First, a distinction—or, rather, an abstraction—by Jean Epstein: that The Fall of the House of Usher is based on the themes of Edgar Allen Poe's famous short story of the same name. The gothic-printed message of the title card forecasts the film's ether-ness (its avant-garde inquest of the real through an incantation of otherworldly atmosphere), which crests over us like the veil of the cinema's original corpse bride. Through kaleidoscopic composition—of prismatic swamp water, soggy terrain, and branches that caress the sky like fingers—Epstein affects Rorschach-like chiaroscuro, every image a dense, sludgy viscera, a looking glass held up to the audience and characters, daring us to pass through.
The staircase outside Usher's house is the final check point between here and there, winding down and around to the ground and shot by Epstein so that the landscape of the film is sliced into three very distinct spatial planes: foreground, middleground, and background. This profound consideration and demarcation of cinematic space gives this masterwork of the silent era a striking 3D-like complexity, and its power is such that the long shot of a dog running away from the house of Usher induces a cataclysmic sense of fear and strangulation, as if the animal weren't running down a road but falling into a bottomless abyss.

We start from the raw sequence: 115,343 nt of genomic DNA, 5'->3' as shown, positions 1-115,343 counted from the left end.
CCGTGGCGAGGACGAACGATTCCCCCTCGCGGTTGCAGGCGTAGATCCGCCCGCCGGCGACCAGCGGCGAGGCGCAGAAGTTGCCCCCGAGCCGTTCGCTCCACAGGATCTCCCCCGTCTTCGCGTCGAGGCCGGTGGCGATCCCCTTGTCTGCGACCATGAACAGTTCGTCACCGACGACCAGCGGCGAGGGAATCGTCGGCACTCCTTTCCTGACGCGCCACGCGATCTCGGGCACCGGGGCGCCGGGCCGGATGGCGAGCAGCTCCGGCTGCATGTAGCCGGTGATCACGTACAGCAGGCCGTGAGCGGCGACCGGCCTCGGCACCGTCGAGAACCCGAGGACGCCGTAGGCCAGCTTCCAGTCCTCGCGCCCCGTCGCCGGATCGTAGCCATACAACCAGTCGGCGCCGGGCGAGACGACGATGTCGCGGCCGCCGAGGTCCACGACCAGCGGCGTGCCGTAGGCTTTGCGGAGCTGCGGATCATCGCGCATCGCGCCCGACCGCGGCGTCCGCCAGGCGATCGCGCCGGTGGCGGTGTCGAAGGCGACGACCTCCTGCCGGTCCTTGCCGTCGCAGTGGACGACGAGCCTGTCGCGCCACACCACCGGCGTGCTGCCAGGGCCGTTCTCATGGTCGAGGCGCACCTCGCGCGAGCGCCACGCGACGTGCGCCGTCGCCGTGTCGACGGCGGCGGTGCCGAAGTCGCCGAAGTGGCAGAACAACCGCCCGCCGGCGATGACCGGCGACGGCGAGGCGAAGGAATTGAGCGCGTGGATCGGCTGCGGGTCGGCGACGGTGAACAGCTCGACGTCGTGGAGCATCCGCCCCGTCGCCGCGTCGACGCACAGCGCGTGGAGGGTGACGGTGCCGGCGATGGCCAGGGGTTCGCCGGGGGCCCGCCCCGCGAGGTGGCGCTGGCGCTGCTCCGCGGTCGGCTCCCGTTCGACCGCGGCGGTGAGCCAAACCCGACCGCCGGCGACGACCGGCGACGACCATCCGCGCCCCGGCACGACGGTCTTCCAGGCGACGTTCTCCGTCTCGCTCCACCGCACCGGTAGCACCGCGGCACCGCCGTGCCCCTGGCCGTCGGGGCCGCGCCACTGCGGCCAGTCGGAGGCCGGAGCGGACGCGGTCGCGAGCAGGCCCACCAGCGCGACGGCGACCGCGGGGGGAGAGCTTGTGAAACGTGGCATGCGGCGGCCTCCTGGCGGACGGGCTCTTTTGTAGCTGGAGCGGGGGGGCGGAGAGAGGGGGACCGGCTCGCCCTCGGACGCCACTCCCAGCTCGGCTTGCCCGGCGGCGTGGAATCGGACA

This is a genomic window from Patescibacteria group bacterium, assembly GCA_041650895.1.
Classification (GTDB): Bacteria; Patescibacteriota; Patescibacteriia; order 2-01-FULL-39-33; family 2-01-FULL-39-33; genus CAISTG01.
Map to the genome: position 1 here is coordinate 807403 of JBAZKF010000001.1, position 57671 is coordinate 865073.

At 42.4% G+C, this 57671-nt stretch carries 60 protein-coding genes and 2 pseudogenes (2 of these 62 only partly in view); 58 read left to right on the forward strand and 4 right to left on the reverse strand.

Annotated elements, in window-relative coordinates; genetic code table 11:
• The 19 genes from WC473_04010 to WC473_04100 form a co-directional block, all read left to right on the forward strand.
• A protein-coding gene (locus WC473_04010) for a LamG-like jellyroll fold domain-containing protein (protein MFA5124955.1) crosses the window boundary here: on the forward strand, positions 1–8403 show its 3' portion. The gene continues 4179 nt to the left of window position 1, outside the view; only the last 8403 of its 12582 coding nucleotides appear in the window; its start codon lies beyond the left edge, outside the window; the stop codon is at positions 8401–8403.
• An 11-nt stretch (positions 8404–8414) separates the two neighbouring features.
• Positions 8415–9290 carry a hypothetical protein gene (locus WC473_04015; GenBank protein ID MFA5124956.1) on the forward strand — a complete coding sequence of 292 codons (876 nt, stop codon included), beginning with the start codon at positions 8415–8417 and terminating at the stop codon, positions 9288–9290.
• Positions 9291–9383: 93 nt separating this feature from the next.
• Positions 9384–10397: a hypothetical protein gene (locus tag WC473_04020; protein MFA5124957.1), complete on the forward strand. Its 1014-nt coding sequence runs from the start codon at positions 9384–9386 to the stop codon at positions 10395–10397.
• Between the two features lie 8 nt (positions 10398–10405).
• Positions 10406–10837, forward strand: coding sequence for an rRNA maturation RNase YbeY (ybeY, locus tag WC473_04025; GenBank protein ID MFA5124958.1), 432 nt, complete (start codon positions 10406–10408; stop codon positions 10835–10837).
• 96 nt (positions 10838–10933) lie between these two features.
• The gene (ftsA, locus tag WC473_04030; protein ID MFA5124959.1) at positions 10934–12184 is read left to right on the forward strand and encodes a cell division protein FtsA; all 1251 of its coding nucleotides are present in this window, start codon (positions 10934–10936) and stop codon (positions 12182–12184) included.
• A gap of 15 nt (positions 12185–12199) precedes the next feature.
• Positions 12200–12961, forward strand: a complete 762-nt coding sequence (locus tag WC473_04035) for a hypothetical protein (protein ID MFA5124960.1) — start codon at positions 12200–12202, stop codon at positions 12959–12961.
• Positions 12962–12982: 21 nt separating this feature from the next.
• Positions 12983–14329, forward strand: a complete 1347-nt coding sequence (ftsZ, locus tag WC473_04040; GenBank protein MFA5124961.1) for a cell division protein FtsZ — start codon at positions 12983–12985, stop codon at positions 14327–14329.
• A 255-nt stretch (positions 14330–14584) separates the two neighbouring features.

The world inside the house is no less frightening, a phantasmagoria of transmigrating vibes where Usher's wife Madeleine (Marguerite Gance)—one in a long line of obscure objects of desire—travels in slow-motion torpor, caught by the camera at odd or oblique angles, like the shot of the woman glimpsed through the strings of a harp. The film's images pluck the heart, which is apt given that the aristo Usher (Jean Debucourt) paints his ostensibly sick wife as if he were performing a transfusion. To the faithful-hearted Usher, Madeleine is a keepsake, a genie to lock inside his canvas-bottle and whose wedding dress, like make-a-wish plumes of smoke, haunts his imagination and memory.
The film's tour-de-force is a hulking funeral procession of overlapping visual textures and animal-like camera movement, a startling vision of metaphysical passage and metamorphosis. With the castle's dripping candles in ominous tow, the men proceed through land and water toward the netherworld of Usher's catacombs, with Madeleine's veil weighing them down like an arm digging into the ground; all the while, an owl keeps ominous watch and two toads get their groove on. Madeleine will not go gently into this sinister night, nor will Usher let her, insisting that her coffin remain unnailed, which, in effect, precipitates a supernatural spill between worlds.
What was theoretical in Epstein's The Three-Sided Mirror is here freer, more lucid and ethereal, and from its first image of a visitor with busy fingers wading through a tangle of trees and branches to the final orgy of poetic destruction, the director intensely considers the push-pull relationship between life and art—the precarious soul-suck between the two and the chaos their battle risks. When Debucourt's Usher looks at his painting, he is both staring at the visage of his elusive wife's representation and the audience itself. Epstein treats celluloid not unlike Usher's canvas—a delicate, fragile thing to draw on (slow or fast, sometimes twice, thrice, four times over)—and to look at the screen of this film is to witness a portal into a complex, heretofore unknown dimension of cinematic representation.